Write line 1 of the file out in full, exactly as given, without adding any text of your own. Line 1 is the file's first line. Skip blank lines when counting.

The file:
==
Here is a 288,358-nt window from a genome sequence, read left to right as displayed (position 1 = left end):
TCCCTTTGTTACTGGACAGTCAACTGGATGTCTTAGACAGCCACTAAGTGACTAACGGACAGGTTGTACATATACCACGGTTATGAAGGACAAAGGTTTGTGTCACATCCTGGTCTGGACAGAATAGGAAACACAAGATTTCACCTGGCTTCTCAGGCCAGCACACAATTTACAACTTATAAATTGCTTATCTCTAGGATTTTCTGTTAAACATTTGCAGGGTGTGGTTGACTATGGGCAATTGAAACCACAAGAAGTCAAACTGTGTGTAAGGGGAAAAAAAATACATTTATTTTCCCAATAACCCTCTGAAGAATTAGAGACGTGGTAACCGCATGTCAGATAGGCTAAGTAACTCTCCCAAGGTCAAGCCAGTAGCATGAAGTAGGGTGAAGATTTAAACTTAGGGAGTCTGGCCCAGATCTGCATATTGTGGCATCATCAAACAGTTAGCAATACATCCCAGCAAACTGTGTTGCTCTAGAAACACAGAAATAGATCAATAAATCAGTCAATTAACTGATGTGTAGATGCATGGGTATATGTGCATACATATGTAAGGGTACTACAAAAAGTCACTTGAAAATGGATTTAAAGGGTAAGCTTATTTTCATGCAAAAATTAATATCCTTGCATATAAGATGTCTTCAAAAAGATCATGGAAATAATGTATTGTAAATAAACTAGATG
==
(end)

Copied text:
Here is a 288,358-nt window from a genome sequence, read left to right as displayed (position 1 = left end):